“Habitual behavior implicates parts of the brain that have relatively sparse connections to other brain areas involved in conscious decision-making (willpower) and goal setting. In effect, our bad habits represent neural islands, pretty much cut off from our thoughtful planning. We really can be of two minds — knowing and wanting to do the right thing but also unconsciously driven by habits triggered by the everyday contexts in which we live. In other words, willpower has limited command over our habitual mind. On top of that, exerting it is arduous, unpleasant and hence typically short-lived.”

Behavior is multi-determined. We can know what to do and then not do it. This applies to eating, relationship choice, and career decisions. Today’s LA Times Op-Ed article about changing eating patterns by Wendy Wood and David Neal outlines this issue. Understanding the depth of the human brain allows us to appreciate the complexity of behavior change. Merely understanding that eating too much sugar is “bad for your health” does not address the other brain structures which trump this understanding. These other brain areas can be habit areas, where our brains work on auto-pilot, or they can be in deep emotional areas where we want immediate satisfaction at the expense of long-term problems. Our brain is in constant conflict with itself, thereby giving us conflict in decision-making. We must balance out routines that are familiar, with the anxiety of a new activity. For some, this anxiety is coded as excitement and so fresh experiences are constantly wanted. For others, the comfort of sameness is more important than a new adventure. For most of us, we seek a balance, but finding this balance is the art of living. How do we enjoy food, without eating to excess? How do we not use food, as an outlet for sensual gratification? Understanding the basics of nutrition does not address the deeper meanings we attribute to the act of eating. These “neural islands” as stated above, describe how a person can be at war with himself. Psychotherapy attempts to bring these islands together to form a continent of understanding and awareness. Behavior can change, but not quickly, and not without harnessing all of the factors that go into that behavior. Cognition is only one piece.

Posted in Eating, Mental Health and the Media, Psychotherapy, Weight | 5 Comments »

The Violent Brain

Posted by Dr. Vollmer on July 15, 2013

Sagittal MRI slice with highlighting indicating location of the anterior cingulate cortex.…/la-na-prisoner-brains-20130715,0,5130358.story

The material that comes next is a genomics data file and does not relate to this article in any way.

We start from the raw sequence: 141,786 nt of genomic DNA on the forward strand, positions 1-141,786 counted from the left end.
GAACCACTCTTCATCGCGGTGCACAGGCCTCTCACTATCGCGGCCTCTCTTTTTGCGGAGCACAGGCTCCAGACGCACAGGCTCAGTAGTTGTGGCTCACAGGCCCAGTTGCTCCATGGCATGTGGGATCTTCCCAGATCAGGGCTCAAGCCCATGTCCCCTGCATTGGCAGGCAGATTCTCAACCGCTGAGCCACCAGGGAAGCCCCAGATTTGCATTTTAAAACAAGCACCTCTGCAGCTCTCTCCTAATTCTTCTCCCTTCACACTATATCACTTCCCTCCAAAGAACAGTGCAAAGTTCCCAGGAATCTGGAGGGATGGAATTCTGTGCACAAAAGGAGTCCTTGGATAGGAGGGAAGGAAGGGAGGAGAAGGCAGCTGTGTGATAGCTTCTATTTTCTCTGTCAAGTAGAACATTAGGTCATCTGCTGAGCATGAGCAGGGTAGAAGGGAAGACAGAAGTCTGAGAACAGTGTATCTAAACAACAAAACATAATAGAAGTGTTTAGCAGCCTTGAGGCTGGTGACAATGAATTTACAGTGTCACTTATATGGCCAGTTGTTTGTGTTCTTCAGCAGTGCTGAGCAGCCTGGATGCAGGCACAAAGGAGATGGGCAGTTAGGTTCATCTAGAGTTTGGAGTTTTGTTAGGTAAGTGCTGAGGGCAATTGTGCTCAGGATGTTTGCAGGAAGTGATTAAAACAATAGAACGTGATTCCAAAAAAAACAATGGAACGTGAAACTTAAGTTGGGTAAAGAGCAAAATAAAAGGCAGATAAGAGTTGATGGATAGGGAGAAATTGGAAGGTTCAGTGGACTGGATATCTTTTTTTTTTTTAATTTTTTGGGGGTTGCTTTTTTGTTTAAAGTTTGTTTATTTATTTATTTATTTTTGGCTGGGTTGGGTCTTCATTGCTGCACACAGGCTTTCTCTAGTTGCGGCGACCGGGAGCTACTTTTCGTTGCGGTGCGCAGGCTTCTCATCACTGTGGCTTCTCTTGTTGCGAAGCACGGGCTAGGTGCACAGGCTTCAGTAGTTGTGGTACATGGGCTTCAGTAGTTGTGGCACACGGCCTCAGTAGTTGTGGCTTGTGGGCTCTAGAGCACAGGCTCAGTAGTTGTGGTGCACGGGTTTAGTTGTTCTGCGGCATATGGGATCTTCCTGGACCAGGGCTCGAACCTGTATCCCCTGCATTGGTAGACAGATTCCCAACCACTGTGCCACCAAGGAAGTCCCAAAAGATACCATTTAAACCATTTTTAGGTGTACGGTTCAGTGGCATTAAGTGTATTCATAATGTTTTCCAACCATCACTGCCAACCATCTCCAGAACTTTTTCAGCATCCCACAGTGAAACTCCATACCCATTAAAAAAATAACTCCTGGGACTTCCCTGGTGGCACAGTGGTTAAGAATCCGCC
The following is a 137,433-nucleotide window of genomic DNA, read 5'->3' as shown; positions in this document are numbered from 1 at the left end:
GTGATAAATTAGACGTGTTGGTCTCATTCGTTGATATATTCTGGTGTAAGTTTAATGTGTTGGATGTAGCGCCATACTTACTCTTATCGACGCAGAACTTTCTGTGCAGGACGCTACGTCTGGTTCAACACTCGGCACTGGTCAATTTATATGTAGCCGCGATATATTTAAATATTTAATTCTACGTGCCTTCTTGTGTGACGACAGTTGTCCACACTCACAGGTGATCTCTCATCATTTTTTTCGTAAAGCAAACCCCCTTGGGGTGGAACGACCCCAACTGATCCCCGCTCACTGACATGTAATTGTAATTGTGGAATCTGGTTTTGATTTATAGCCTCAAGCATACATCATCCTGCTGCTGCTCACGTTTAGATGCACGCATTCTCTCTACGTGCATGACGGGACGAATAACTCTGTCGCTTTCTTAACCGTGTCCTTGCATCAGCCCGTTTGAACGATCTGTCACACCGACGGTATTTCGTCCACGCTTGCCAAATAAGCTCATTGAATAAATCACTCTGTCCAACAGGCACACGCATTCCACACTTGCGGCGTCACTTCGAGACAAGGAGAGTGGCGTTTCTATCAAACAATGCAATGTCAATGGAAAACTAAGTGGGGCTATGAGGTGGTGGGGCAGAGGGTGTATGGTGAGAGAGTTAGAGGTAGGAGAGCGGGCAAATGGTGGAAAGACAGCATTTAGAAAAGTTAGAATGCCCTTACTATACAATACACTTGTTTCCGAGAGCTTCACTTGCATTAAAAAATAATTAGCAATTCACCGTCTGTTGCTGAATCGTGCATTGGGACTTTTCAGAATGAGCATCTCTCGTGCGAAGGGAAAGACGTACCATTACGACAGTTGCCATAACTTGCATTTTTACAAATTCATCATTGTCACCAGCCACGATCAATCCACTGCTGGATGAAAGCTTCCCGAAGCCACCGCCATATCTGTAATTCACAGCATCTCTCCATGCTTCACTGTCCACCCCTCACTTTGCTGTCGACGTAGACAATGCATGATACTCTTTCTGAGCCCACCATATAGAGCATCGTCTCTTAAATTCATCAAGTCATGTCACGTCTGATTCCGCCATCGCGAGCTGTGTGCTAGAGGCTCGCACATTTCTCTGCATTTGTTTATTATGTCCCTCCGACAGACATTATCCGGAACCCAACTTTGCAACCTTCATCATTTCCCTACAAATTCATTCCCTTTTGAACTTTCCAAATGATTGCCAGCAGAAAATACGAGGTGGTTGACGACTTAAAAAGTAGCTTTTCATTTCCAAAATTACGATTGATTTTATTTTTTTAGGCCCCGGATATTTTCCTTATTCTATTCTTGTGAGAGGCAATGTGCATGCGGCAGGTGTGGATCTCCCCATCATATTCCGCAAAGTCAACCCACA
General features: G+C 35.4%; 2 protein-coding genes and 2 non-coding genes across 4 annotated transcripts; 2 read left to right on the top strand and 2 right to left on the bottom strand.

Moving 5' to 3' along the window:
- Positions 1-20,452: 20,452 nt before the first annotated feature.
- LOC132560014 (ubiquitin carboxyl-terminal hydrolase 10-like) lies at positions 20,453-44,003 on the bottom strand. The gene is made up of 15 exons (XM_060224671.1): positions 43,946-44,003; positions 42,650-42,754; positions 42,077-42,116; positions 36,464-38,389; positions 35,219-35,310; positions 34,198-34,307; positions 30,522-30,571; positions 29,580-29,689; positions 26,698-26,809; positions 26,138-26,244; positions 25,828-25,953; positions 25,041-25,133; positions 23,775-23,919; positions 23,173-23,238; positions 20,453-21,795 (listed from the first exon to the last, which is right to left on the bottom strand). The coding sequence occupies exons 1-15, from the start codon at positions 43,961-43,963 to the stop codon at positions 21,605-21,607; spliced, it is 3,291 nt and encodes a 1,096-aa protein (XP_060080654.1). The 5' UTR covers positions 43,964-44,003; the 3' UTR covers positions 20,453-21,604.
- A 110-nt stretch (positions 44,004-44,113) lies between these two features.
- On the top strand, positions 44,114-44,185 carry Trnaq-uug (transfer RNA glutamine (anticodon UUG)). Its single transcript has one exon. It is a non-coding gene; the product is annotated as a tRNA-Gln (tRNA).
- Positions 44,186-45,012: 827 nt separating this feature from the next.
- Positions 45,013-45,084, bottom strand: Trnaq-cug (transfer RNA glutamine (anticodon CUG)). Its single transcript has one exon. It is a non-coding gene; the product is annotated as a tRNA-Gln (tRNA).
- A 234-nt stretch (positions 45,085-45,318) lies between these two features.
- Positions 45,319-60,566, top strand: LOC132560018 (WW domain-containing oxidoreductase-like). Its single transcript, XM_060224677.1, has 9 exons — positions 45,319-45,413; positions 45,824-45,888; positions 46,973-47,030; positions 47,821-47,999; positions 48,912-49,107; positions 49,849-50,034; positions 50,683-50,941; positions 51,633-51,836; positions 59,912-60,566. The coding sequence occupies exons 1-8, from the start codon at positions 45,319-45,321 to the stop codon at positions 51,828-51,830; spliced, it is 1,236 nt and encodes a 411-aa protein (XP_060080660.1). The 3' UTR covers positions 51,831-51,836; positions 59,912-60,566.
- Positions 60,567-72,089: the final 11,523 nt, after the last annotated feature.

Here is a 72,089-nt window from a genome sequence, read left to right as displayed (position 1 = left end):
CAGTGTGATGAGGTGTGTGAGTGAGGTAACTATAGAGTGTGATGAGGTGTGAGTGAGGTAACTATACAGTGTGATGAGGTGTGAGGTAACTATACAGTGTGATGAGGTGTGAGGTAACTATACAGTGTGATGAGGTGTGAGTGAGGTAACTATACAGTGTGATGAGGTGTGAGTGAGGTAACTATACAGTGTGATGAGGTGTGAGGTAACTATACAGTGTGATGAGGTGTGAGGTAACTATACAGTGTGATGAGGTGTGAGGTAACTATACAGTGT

The anterior cingulate cortex(ACC)  fires, giving the person a feeling for what others experience, otherwise known as empathy. It stands to reason that those who have an ACC which fires with more intensity are going to have a greater sense for what others experience. So, the researchers from Kent Kiehl’s laboratory found that when scanning violent inmates, those with low ACC firing are more likely to be repeat offenders. As Michael Haederle reported in today’s LA Times…


“The trove of data they have gathered has revealed telltale abnormalities in the structure and functioning of psychopaths’ brains. On the whole, they have

less gray matter in the paralimbic system — believed to help regulate emotion — which may help account for their characteristic glibness, pathological lying,

lack of empathy and tendency to act impulsively.”

The nature/nurture argument returns. Empathy and impulsivity seem to be largely innate qualities, such that if we can measure brain activity in convicted criminals, we would get a better sense of a person’s predisposition towards further heinous crimes. Yes, this is not perfect, and so biological data can be used to convict criminals who should be given a second chance. However, this does not mean that further exploration about how brain activity predicts behavior should not be done. In other words, this report is an exciting development in understanding how brain function influences judgment.

Posted in Mental Health and the Media, Nature/Nurture, Neurobiology of Behavior, Psychopathology | 5 Comments »

Judy Garland

Posted by Dr. Vollmer on April 22, 2013